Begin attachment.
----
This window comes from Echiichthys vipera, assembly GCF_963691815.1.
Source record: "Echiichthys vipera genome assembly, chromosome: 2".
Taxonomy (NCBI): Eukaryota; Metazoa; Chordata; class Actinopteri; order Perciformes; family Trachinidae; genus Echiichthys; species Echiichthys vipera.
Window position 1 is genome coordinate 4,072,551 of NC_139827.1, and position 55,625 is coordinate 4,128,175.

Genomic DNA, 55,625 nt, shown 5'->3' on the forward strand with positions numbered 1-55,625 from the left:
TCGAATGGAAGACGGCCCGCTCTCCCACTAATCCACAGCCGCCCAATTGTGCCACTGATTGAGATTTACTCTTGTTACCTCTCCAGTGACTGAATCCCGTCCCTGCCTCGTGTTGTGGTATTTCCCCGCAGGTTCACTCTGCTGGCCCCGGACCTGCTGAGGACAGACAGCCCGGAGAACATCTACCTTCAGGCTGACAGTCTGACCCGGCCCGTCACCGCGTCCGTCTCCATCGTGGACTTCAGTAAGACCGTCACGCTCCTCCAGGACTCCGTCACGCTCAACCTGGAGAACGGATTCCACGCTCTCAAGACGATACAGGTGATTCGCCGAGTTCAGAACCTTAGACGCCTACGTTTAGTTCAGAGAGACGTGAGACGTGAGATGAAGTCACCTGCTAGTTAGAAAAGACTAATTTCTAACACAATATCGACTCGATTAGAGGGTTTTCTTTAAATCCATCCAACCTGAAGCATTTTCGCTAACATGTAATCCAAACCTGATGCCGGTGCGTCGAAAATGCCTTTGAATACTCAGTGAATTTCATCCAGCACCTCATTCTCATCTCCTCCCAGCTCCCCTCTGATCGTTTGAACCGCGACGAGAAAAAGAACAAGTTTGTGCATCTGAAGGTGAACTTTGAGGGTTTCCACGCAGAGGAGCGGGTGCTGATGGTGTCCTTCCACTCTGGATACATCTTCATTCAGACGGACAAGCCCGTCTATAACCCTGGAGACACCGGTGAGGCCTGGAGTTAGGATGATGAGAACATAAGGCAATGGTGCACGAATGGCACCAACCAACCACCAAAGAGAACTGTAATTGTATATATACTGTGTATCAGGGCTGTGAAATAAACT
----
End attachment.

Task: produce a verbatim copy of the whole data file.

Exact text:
This window comes from Echiichthys vipera, assembly GCF_963691815.1.
Source record: "Echiichthys vipera genome assembly, chromosome: 2".
Taxonomy (NCBI): Eukaryota; Metazoa; Chordata; class Actinopteri; order Perciformes; family Trachinidae; genus Echiichthys; species Echiichthys vipera.
Window position 1 is genome coordinate 4,072,551 of NC_139827.1, and position 55,625 is coordinate 4,128,175.

Genomic DNA, 55,625 nt, shown 5'->3' on the forward strand with positions numbered 1-55,625 from the left:
TCGAATGGAAGACGGCCCGCTCTCCCACTAATCCACAGCCGCCCAATTGTGCCACTGATTGAGATTTACTCTTGTTACCTCTCCAGTGACTGAATCCCGTCCCTGCCTCGTGTTGTGGTATTTCCCCGCAGGTTCACTCTGCTGGCCCCGGACCTGCTGAGGACAGACAGCCCGGAGAACATCTACCTTCAGGCTGACAGTCTGACCCGGCCCGTCACCGCGTCCGTCTCCATCGTGGACTTCAGTAAGACCGTCACGCTCCTCCAGGACTCCGTCACGCTCAACCTGGAGAACGGATTCCACGCTCTCAAGACGATACAGGTGATTCGCCGAGTTCAGAACCTTAGACGCCTACGTTTAGTTCAGAGAGACGTGAGACGTGAGATGAAGTCACCTGCTAGTTAGAAAAGACTAATTTCTAACACAATATCGACTCGATTAGAGGGTTTTCTTTAAATCCATCCAACCTGAAGCATTTTCGCTAACATGTAATCCAAACCTGATGCCGGTGCGTCGAAAATGCCTTTGAATACTCAGTGAATTTCATCCAGCACCTCATTCTCATCTCCTCCCAGCTCCCCTCTGATCGTTTGAACCGCGACGAGAAAAAGAACAAGTTTGTGCATCTGAAGGTGAACTTTGAGGGTTTCCACGCAGAGGAGCGGGTGCTGATGGTGTCCTTCCACTCTGGATACATCTTCATTCAGACGGACAAGCCCGTCTATAACCCTGGAGACACCGGTGAGGCCTGGAGTTAGGATGATGAGAACATAAGGCAATGGTGCACGAATGGCACCAACCAACCACCAAAGAGAACTGTAATTGTATATATACTGTGTATCAGGGCTGTGAAATAAACT